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RE: SEAOC seismology opinion regarding 10/Lw factor for calculating rho[Subject Prev][Subject Next][Thread Prev][Thread Next]
- To: seaint(--nospam--at)seaint.org
- Subject: RE: SEAOC seismology opinion regarding 10/Lw factor for calculating rho
- From: Charles Greenlaw <cgreenlaw(--nospam--at)speedlink.com>
- Date: Tue, 23 Nov 1999 10:49:58 -0800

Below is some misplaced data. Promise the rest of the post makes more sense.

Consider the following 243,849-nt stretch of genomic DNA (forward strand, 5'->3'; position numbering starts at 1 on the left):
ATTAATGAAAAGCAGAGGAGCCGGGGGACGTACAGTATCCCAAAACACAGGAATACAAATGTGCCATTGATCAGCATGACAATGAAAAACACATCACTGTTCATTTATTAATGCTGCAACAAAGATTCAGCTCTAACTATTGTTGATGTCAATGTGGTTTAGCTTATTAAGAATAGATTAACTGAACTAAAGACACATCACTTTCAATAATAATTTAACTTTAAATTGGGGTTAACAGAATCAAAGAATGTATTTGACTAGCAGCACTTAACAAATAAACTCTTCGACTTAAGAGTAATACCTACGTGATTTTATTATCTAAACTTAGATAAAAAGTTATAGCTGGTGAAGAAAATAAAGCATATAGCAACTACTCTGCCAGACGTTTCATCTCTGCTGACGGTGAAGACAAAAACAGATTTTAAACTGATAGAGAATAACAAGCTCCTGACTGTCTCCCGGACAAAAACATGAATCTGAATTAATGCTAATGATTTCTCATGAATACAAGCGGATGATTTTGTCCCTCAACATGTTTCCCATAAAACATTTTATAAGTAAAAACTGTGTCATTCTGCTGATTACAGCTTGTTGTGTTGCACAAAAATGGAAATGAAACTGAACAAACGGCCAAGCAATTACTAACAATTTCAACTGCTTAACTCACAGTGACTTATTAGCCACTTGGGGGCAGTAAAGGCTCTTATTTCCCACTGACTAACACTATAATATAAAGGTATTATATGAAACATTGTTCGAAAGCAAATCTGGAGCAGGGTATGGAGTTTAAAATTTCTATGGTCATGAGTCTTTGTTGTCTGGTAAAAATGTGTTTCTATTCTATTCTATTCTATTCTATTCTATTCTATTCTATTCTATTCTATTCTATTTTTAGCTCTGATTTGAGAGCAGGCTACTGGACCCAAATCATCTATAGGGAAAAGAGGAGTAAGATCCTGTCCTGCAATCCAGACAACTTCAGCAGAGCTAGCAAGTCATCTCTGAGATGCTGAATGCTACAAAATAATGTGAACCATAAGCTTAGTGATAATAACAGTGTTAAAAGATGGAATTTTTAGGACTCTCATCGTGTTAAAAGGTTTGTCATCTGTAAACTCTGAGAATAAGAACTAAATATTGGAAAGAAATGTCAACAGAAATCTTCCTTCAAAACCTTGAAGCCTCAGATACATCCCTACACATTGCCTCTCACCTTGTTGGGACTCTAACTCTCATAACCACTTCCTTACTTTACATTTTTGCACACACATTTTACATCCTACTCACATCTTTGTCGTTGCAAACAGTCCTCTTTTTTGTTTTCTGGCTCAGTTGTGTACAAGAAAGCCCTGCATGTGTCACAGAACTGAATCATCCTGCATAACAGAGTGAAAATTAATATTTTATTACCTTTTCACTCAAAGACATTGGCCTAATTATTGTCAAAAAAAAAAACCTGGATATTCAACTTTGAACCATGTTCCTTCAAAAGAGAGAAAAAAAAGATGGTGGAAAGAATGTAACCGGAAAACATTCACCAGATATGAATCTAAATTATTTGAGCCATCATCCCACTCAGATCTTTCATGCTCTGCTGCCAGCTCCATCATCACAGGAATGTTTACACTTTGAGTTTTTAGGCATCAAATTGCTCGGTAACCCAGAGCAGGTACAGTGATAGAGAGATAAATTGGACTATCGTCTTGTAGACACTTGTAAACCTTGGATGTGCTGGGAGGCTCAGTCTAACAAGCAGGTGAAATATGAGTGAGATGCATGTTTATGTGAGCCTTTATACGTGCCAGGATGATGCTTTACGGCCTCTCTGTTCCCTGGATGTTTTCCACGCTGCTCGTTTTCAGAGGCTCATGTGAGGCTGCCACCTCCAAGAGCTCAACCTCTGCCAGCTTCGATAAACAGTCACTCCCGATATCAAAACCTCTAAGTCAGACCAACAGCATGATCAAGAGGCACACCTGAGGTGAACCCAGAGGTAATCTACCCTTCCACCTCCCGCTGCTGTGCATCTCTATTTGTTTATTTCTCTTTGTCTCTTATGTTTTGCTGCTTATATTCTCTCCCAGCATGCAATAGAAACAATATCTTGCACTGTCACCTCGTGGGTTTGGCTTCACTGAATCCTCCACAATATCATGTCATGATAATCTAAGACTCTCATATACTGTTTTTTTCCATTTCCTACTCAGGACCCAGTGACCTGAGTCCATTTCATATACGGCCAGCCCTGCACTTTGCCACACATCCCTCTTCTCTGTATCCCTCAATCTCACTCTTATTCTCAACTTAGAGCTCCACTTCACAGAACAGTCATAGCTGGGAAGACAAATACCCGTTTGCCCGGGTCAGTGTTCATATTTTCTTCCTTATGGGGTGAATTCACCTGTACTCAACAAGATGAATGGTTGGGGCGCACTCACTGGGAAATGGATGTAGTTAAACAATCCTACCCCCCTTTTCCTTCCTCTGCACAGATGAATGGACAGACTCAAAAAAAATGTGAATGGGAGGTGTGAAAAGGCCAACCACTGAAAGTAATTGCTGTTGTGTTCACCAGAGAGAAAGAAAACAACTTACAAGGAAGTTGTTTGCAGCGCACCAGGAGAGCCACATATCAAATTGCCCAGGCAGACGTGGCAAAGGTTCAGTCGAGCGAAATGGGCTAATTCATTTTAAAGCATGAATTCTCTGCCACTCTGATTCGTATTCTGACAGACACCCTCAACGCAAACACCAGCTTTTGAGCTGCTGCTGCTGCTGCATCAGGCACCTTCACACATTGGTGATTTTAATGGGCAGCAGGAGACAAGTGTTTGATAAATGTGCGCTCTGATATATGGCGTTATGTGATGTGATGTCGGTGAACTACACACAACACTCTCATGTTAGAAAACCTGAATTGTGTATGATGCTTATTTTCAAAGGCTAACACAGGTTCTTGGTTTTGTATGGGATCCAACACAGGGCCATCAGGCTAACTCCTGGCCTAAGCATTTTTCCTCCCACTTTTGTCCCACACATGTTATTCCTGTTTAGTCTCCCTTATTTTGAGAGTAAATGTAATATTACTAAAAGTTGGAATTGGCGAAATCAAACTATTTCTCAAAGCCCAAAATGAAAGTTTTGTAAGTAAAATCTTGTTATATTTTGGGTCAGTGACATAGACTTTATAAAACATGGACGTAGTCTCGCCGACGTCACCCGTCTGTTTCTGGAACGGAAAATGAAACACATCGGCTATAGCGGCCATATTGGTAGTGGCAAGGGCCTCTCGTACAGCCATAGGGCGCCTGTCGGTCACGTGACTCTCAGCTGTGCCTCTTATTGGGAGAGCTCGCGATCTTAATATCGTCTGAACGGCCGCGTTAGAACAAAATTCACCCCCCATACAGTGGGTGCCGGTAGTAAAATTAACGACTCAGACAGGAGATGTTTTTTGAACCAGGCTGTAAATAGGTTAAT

Thanks, Mark, for helping me to make my point. The distinction to be made with these proprietary shear panel substitutes is that each model, although fabricated of many pieces, is pre-approved by a code agency as a discrete structural, unitary element having listed allowable and/or strength values. One employs those values in one's design without further concern or inquiry into the internal construction of the item. That's the whole idea: to have convenient, out-of-the-catalog alternatives to conventionally engineered, jobsite-built shear walls. Further convenience and efficiency is found with height-to-length ratios typically narrower than now allowed in scratch-built wood shear walls. But the reduction in Lw that is so attractive in them runs afoul of the as-enacted Rho provisions (and still will, you say.) This dimensional snag comes in spite of the fact that these proprietary assemblages are explicitly tested and approved to be equal in performance to much wider conventional shear panels. That equivalence is spoiled if their actual dimension, or internal features of construction (like diagonal metal bracing) is allowed to take precedence for Rho purposes over the package approval already achieved. As has been revealed, the Seismology Committee that first foisted Rho into code never contemplated these everyday realities in residential-type engineering. The focus, fleetingly, was on industrial tilt-up walled buildings. The Committee still appears not to have an adequately competent grasp of their subject matter. A starting point for a third attempt might be to revisit the basic aims of Rho: redundancy and reliability. See if shear walls (of any sort) and their proprietary substitutes have any reliability ills that are remedied by any form of Lw-based methodology. What other approach might be better if any remaining need is in good faith proven? It is regrettable the extent to which code writing and code complying (and later legal recriminations over code) have become a nitpicky parlor game that entertains a few, but distracts and diverts most professionals from getting on with their tasks efficiently and professionally. As Arnhem was in retrospect a bridge too far, so is Rho for shear walls a code burden too far. Charles O. Greenlaw SE ------------------------------------- At 03:01 PM 11/22/99 -0800, you wrote: >I don't think it leaves an ambiguity regarding a diagonal brace since that is clearly covered under braces. Any diagonal brace counts as a brace. A chevron brace provided 2 braces. The length of the braced bay is of no significance, only the total number. Thus, a 4' long single brace proprietary frame would count as one brace. If it were a shear wall it would only count as 40% of a shear wall. > >Mark E. Deardorff > >> -----Original Message----- >> From: Charles Greenlaw [mailto:cgreenlaw(--nospam--at)speedlink.com] .... >> This proposal is appreciated and would appear to help in >> houses and other >> small buildings, etc., but leaves ambiguous what happens in a >> basically >> light-frame building where a proprietary steel diagonally >> braced frame is to >> be used in lieu of a wood shear wall, or some other non- "light frame" >> element like a Simpson Strong Wall or a steel moment column >> or moment frame >> is to be used.
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